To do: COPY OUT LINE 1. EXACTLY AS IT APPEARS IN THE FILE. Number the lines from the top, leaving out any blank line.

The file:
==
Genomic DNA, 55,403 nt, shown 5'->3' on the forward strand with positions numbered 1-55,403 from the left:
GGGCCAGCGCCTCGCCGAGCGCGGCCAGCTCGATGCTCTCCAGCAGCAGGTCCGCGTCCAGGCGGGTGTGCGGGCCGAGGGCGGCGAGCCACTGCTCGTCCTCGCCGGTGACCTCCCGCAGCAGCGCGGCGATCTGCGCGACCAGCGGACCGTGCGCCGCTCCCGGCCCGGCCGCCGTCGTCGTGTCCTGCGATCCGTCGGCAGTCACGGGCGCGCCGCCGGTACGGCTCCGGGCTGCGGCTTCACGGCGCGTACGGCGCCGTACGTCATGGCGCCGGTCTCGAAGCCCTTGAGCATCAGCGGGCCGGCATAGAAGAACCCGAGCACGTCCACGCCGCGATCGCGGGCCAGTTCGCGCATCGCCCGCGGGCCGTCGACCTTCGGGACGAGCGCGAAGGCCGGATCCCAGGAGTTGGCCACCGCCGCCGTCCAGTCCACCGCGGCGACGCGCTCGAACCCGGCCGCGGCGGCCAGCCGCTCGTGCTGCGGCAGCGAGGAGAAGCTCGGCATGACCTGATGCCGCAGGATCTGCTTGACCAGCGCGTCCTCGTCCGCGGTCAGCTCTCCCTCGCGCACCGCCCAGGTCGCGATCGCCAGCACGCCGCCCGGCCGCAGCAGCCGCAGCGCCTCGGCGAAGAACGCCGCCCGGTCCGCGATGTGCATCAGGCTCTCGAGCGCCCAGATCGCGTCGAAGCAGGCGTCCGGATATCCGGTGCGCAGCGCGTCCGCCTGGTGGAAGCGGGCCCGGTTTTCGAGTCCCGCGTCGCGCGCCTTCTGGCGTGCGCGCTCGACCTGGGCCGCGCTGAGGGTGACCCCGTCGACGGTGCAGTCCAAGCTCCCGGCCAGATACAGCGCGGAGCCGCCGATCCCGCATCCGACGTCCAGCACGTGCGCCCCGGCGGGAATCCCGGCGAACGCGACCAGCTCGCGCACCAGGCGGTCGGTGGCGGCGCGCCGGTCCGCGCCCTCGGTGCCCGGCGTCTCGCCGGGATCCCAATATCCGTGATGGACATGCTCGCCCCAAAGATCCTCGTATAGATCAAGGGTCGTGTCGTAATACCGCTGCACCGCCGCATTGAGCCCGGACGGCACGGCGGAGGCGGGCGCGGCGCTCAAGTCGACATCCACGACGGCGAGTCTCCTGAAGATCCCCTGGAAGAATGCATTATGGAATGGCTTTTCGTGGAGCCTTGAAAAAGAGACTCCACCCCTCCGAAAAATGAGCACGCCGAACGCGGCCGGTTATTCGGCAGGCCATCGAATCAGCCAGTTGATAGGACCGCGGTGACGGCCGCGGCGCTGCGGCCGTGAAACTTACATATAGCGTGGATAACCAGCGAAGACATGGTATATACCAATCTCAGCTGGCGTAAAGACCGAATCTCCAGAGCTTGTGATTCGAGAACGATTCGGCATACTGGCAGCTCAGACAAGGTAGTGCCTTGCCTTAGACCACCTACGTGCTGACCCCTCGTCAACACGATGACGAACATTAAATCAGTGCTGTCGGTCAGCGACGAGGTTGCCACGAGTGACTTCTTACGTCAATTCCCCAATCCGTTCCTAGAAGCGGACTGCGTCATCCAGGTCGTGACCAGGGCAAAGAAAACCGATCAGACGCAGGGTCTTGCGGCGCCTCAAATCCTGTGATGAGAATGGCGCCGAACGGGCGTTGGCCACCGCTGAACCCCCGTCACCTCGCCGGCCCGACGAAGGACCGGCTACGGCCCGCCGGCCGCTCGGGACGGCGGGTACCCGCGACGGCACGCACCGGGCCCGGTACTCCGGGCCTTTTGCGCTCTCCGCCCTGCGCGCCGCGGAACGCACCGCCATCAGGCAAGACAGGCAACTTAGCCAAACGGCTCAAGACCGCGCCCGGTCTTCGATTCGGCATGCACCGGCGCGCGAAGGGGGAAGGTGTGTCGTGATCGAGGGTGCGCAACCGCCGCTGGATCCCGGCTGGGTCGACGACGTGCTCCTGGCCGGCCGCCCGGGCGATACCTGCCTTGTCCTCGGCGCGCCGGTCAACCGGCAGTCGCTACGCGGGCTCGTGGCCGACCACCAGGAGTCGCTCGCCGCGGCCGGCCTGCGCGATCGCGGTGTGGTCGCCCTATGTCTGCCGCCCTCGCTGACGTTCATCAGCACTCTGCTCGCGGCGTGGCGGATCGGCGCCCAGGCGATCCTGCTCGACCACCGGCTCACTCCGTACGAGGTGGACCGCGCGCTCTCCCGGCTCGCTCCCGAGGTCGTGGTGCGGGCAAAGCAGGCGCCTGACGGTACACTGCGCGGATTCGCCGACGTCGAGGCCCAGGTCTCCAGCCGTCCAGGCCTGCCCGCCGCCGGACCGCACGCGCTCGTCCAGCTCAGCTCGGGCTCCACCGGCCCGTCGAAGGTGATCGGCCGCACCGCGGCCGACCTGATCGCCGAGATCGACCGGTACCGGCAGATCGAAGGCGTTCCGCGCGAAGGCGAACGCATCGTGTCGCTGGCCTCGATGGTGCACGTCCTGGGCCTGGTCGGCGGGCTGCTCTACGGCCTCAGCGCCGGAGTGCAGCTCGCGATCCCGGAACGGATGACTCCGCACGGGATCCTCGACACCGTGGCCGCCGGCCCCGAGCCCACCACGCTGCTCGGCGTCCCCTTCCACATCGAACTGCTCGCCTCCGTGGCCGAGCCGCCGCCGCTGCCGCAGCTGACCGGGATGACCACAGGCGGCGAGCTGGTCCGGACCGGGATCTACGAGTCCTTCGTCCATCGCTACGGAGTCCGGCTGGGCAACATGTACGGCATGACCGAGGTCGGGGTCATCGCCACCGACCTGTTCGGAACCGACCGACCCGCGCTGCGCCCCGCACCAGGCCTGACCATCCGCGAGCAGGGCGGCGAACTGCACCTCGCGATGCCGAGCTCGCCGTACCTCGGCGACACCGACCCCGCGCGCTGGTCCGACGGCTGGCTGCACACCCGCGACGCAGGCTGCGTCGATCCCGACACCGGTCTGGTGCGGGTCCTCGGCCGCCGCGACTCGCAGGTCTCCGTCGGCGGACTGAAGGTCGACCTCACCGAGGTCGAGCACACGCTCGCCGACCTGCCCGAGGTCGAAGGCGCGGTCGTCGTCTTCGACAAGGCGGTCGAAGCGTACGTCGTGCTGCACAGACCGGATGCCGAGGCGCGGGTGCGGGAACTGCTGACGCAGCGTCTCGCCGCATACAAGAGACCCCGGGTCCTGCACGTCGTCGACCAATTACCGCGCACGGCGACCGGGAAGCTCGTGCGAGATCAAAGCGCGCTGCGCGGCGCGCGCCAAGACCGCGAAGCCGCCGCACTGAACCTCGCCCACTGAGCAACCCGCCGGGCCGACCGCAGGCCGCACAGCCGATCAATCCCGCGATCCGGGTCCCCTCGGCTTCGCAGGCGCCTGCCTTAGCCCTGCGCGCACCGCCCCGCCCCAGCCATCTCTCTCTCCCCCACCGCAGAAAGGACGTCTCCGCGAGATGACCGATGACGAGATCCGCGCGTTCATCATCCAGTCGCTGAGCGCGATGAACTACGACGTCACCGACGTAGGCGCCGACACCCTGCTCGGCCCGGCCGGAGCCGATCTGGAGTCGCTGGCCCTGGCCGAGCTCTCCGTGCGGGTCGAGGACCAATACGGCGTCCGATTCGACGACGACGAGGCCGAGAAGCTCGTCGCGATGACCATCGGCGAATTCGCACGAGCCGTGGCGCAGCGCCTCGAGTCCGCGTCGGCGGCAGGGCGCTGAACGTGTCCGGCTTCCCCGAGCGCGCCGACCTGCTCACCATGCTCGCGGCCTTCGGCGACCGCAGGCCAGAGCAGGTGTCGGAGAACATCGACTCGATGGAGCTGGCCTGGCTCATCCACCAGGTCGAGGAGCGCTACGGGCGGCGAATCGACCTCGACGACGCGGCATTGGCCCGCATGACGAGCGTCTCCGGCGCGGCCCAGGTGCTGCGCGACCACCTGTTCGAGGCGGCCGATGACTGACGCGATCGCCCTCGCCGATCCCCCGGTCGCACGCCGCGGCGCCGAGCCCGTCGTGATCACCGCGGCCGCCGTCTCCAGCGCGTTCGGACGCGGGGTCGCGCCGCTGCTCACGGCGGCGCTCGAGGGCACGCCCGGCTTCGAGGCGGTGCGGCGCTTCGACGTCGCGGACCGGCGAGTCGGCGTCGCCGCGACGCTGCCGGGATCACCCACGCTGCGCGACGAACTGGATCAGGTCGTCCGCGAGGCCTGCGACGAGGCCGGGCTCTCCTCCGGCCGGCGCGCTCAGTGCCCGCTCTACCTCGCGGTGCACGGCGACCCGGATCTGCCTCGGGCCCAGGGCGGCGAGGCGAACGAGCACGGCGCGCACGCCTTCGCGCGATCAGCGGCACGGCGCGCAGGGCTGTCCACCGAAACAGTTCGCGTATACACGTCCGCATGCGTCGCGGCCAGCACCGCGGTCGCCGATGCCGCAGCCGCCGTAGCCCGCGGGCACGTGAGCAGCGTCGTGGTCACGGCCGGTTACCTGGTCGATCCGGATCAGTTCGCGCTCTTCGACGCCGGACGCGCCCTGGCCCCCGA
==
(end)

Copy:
Genomic DNA, 55,403 nt, shown 5'->3' on the forward strand with positions numbered 1-55,403 from the left: